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Author: Subject: Super-high temperature carbon-steel furnace
neutrino
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cool.gif posted on 5-1-2005 at 20:17
Super-high temperature carbon-steel furnace


This is sort of a random idea I had a little while ago and was wondering if it could be put to practical use.

A normal gas-air flame will heat something up to about red/orange heat—about 700*C lower than the flame temperature because of the cooling effects of the flowing gas. A charcoal fire will do something similar. The question remains: how do you heat things of significant size (not just something like a thin wire) to white heat for a long period of time?

Reading about the Bessemer process, I got an idea. In the process, iron with a good deal of carbon and silicon in it is melted and air is blown through it. The reaction of these elements to form their oxides heats up the iron from barely molten at the start of the reaction to completely molten and white hot (coke furnaces couldn’t even melt the stuff half-decently). Here, you have a large pool of extremely hot material to heat that retort to distill your phosphorus or whatever else would require prolonged ungodly temperatures.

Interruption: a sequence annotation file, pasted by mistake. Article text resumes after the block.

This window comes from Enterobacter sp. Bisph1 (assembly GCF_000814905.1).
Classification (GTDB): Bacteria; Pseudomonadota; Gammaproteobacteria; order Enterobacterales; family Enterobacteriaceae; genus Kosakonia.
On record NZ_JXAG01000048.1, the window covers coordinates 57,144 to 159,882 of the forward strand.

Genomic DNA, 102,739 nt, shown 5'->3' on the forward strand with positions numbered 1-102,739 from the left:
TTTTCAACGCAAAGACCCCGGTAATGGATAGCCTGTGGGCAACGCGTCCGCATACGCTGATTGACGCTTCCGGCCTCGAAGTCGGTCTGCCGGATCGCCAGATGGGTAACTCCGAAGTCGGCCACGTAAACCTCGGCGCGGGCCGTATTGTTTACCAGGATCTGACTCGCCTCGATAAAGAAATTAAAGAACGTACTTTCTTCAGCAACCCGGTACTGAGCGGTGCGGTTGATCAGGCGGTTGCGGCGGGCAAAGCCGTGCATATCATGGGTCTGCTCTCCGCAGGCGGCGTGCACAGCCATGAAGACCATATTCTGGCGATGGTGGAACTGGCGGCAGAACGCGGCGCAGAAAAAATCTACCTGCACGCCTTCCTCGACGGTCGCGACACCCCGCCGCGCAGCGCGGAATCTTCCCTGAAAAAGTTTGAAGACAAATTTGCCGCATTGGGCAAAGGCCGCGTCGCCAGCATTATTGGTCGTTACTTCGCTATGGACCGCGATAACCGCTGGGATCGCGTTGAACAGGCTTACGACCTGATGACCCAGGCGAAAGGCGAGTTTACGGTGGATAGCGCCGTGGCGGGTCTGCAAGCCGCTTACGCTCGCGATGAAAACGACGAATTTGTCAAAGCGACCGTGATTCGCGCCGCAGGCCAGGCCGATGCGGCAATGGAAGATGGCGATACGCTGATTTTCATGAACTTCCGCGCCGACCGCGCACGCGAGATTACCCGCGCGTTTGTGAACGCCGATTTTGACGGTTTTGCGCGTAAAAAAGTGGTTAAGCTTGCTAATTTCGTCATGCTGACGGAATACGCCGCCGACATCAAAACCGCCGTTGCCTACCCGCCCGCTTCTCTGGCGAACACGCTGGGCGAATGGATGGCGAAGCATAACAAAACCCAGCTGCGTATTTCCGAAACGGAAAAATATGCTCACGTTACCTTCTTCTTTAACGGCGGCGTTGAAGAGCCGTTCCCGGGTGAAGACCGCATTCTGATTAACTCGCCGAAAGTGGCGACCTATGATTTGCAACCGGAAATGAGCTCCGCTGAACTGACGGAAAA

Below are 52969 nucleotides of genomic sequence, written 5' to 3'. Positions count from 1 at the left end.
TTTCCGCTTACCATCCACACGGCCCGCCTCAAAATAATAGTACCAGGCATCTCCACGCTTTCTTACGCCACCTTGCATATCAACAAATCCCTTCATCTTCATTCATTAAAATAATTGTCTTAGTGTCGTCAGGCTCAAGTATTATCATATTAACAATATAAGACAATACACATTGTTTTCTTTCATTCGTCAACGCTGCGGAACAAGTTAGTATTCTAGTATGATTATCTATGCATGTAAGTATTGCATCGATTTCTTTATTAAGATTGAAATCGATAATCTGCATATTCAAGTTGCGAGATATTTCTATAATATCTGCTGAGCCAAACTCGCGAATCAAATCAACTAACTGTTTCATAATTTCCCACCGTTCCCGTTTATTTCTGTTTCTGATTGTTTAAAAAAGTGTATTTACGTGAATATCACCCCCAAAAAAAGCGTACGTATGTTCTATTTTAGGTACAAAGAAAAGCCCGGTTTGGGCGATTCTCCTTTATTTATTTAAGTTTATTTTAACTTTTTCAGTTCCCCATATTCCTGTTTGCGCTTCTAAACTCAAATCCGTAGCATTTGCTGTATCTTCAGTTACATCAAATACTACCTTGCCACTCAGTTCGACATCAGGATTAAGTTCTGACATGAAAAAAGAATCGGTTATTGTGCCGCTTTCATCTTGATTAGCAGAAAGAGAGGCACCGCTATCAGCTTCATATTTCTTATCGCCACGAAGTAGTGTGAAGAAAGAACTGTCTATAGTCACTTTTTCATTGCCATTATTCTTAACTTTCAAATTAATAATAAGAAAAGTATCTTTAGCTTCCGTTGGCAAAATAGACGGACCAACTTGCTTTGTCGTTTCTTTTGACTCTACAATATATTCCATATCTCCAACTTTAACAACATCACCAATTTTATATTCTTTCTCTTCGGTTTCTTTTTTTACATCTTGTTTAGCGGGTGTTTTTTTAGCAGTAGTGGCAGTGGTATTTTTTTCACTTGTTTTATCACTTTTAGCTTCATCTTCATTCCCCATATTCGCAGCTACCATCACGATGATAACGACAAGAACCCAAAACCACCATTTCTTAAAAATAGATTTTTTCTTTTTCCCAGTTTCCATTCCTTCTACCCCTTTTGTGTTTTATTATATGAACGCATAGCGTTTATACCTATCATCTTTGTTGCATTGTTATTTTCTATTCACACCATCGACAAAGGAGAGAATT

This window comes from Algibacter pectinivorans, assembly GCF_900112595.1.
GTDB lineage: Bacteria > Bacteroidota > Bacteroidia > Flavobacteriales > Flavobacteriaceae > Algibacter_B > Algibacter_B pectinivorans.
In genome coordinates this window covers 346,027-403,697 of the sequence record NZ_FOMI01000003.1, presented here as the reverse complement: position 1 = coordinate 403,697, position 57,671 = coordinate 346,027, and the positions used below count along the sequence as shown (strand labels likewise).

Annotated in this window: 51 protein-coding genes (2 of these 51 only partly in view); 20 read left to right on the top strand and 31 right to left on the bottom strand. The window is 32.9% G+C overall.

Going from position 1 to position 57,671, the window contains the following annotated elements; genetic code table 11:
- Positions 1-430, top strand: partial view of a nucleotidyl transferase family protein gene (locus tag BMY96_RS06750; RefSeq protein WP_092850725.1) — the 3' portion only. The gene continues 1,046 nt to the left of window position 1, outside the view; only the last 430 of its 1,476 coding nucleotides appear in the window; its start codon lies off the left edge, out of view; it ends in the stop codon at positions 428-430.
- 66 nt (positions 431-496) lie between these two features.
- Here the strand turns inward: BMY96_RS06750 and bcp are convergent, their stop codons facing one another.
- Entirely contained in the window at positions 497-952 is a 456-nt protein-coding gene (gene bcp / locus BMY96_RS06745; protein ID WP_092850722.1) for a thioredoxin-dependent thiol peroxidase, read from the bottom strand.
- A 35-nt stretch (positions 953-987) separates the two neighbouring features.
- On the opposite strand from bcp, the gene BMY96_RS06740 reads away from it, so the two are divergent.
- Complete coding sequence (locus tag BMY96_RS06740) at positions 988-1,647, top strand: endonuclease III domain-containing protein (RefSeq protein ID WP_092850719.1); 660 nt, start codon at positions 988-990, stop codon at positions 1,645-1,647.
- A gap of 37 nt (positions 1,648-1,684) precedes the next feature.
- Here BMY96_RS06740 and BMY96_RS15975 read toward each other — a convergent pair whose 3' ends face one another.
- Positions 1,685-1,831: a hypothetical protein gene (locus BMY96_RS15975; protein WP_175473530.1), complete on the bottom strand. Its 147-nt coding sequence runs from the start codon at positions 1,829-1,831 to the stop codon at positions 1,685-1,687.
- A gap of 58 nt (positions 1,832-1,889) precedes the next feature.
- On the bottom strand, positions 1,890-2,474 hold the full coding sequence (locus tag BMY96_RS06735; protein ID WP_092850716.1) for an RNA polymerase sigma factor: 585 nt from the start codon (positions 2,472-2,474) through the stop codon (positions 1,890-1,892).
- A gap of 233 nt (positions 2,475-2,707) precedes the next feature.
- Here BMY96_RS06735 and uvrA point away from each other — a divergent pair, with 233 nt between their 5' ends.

Theoretically, all you’d have to do to keep the reaction going is add carbon (charcoal). This poses two questions: how fast will it dissolve in the iron and is the silicon (described by Bessemer as a major heat-producing element) really necessary?
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rikkitikkitavi
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[*] posted on 6-1-2005 at 07:08


well actually it is not the gas that cools only, it is quite a lot of radiant cooling aswell.

The effect versus area is not so good for a "small " flame compared to a larger flame, so it is easy to build a oven , heated by gas that reaches 14-1500 C (if the air is preheated) if it is just large enough.

If done as you say, yes, adding charcoal would dissolve the carbon in the iron, but at the same time iron is oxidized so you would eventually burn away everything.
The trick is to stop in time, before to much iron is lost.